We are thick into the season where the garden literally takes over our life. No matter how much the weeds have taken over, garden produce for the year has gone from the trickle of strawberries, to now a full out invasion of peas, beans, broccoli, cabbages, as the raspberries wind down. The tomato plants are heavy with green orbs that look as though they may blush any day. Then life outside the garden and kitchen will virtually shut down. The cucumbers as well look like they will be ready to be pickled by as early as next week. I’ve never grown my own pickling cukes, so I don’t know how long that season is. I know very little about it. Last year we were given lots of cucumbers by some of Knut’s cousins who had excess in their garden, and the fermented dill pickles I made were to die for. I could sit and eat a whole jar if I let myself. I knew right away I could no longer go back to store-bought. The garden has ruined me for yet another food that I no longer want to buy.
I am so joyously ruined. Silje jokes that I’m ruining them all for life because they will never be satisfied with normal food and will be forced to garden as adult. I tell her it’s all a part of my evil plan.
Since we enjoyed the canned peaches and pears we did last year, I ordered even more this year, along with a big case of blueberries. I must have made that decision on little sleep, because during this thick season of processing what we are growing, cases of peaches and blueberries are coming into my house too, and each day has a full load of work in it.
Everything smells amazing. I know a lot of people are advising me just to freeze it all. I make myself can it, because 1)I never get to “leave it for later” processing stuff in my freezer. There is never a good day to do it in the winter. 2)We grow our own meat as well, and I reserve as much freezer space for our meat chickens (and we will have turkeys this year in our freezer as well!) I simply don’t have freezer space to spare. Plus canning requires no electricity to store, (no danger of losing hundreds of dollars of food during a midwinter power outage!) and it’s just done. There is a reason homesteaders love canning!
I haven’t gotten myself to can the beans and peas yet. I think I will keep freezing those, but they don’t take up much space. I bought a huge, top of the line pressure canner to can vegetables and meat the spring before my car accident 2 years ago. (Fruits, jams and pickles can usually be canned in a simple water bath. Low acidity foods like most vegis and meats need a pressure canner to be safe. Consult a Ball canning book for safe canning standards.) The pressure canner still sits in it’s original box as I cannot lift it with my bad back anymore, and will have to do those projects when Knut is around, though he has his own full load of chores this time of year too. He’s putting up hay for the first time this year. Some will go for a trade with a neighbor for some wool-sheep any day now, and the rest will be food for our sheep this winter. I may have to wait a few more years for my boys to get stronger muscles and maybe they can help me.
(Can I just say Knut is having a blast putting up hay? He gets to use old machinery his grandpa used, as well as borrowed some from a neighbor, and he just grins from ear to ear when he’s doing it. He’s been stealing the 3 older kids a few times to have them help throw the hay bales unto the cart, or off the cart into the barn. They are slow, and come inside sweaty and scraped up but they absolutely love working alongside their dad.)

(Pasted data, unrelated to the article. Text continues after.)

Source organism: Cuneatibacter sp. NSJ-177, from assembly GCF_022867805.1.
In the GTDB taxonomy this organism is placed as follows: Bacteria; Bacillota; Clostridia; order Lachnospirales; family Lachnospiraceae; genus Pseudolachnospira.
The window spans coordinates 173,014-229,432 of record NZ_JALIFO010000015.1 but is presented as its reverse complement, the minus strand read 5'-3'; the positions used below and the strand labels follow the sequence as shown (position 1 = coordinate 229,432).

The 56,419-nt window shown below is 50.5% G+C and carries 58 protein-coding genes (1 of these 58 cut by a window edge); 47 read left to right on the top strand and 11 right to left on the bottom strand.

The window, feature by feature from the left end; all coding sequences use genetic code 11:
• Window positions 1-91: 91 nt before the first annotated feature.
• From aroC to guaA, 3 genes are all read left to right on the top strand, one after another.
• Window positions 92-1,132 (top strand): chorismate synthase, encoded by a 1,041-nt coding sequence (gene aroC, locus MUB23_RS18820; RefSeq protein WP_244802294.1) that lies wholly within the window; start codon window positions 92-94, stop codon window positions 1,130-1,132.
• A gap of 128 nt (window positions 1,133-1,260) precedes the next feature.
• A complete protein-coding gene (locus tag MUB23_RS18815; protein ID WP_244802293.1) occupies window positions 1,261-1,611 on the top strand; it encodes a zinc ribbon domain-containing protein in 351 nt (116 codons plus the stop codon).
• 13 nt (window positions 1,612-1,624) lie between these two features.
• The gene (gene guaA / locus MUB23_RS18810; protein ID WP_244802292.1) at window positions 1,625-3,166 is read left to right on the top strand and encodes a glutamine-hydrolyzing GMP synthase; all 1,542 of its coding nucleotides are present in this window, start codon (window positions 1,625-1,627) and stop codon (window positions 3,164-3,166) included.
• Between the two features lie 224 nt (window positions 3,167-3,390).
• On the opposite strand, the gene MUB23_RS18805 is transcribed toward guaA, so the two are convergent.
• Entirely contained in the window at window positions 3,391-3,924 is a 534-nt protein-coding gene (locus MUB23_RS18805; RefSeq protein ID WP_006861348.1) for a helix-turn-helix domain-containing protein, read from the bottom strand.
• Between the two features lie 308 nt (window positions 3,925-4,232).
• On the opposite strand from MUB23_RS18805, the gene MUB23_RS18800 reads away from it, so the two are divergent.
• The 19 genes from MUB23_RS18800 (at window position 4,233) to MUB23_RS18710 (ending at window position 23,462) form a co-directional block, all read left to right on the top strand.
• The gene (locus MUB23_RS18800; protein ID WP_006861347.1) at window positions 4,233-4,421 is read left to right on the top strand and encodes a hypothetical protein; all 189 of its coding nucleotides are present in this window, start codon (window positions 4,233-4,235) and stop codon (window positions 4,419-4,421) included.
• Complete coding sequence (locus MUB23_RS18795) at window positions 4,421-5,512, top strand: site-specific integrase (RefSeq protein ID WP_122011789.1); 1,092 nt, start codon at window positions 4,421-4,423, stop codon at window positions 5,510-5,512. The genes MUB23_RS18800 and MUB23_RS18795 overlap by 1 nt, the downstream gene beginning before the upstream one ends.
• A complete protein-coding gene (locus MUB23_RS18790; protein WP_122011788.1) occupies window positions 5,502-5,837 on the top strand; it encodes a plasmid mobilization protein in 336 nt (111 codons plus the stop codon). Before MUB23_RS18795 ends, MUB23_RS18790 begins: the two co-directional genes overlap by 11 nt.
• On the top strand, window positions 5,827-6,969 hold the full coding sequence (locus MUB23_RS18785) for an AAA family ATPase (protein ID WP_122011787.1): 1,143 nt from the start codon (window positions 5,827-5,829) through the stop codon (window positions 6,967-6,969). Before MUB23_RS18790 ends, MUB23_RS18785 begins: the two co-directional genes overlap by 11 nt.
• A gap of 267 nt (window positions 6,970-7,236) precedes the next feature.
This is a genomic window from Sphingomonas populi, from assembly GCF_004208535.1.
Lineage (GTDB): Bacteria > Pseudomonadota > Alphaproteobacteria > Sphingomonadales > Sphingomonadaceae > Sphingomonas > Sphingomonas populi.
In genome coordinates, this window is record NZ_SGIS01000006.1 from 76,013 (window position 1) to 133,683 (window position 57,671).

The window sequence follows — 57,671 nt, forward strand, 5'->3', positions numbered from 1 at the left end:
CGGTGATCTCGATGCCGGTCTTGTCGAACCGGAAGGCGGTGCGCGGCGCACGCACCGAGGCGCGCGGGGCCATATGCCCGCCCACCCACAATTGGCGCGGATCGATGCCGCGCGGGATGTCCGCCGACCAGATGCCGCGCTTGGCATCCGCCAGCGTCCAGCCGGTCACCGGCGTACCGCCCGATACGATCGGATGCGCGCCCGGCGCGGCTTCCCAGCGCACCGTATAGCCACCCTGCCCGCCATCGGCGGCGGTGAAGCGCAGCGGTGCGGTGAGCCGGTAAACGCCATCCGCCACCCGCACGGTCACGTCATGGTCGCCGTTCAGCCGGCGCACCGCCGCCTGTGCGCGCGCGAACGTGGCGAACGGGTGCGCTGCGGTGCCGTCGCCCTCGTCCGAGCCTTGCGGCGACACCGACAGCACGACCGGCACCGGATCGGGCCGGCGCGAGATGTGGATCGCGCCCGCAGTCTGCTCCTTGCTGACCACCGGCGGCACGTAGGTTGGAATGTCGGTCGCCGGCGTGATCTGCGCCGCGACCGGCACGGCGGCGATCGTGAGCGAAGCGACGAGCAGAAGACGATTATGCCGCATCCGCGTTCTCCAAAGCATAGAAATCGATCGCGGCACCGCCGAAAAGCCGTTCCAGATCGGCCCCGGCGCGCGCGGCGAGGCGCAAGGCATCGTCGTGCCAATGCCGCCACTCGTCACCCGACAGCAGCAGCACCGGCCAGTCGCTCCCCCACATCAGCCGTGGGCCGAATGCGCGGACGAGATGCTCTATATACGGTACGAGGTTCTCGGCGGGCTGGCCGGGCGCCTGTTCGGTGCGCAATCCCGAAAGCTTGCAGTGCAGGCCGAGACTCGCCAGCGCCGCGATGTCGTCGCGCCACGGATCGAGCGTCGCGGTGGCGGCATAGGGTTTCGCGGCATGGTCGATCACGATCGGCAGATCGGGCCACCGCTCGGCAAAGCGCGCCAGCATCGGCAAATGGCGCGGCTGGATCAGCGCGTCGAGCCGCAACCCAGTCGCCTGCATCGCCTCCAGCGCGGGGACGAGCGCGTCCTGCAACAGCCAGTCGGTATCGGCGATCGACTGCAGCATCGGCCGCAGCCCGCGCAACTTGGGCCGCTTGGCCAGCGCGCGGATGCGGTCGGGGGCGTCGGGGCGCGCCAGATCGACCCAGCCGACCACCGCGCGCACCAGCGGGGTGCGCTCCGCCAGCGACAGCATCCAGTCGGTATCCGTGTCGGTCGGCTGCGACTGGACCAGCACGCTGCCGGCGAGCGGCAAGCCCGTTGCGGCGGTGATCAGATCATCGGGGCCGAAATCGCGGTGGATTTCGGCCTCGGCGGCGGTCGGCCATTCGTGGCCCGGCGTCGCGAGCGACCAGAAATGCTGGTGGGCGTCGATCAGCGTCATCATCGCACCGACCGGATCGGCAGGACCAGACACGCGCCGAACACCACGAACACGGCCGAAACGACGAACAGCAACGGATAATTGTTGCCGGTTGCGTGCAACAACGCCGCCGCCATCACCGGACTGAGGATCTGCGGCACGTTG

So anyway, the cases of peaches stacked on my dining room table are still pretty rock hard. I’m pushing myself to wait a day or two before I process those. So in the meantime, I’m trying to get the blueberry processing out of the way as much as possible, and have delegated shelling peas and snapping beans to the kids. With a couple of afternoons of haying, and a bit of garden management, I’m still making them do a half day of school in the mornings. They just function better when they have things to do. Plus there are some subjects like botany, and entomology that is studied better in the summer. Most of their work is independent, but they will often sit at the kitchen table as I’m working and ask me to help them spell out words and such.
I am making blueberry syrup for pancakes, in these adorable little 1/2 liter Weck jars. I tried out a creamy blueberry pie recipe, that Knut didn’t really like. Well, he liked it, but he is a big cheesecake fan, and every time he took a bit of the yummy baked cream, he kept thinking how much better the pie would be with cheesecake instead of cream. He is a spoiled boy, but I love him. I think I’m going to try a blueberry peach jam recipe I found on Pinterest next.
I do complain, though the fresh produce is fighting me on that. It’s hard to complain with the smell of pies are in the air, and jewel colored mason and Weck jars start lining up my cold room, and there’s a visible progress and storing up going on here. Sunshine, blue skies, the smell of roses, and hunting eggs in the coop (the Copper Maran likes to hide her eggs in the corners, not in the nesting boxes) are all apart of the daily life around here. So while our to do list is long, we are noticing the sun going down earlier every night, and there’s this great momentum with it. It’s hard to complain with abundance, as weary as it gets.
Truly, I wouldn’t have it any other way. I love my kids sneaking peas, or running out to the garden to pick out a snack. If I had one piece of advice for anyone looking to “put up” some food for winter it would be this: wear very comfortable shoes. Whew.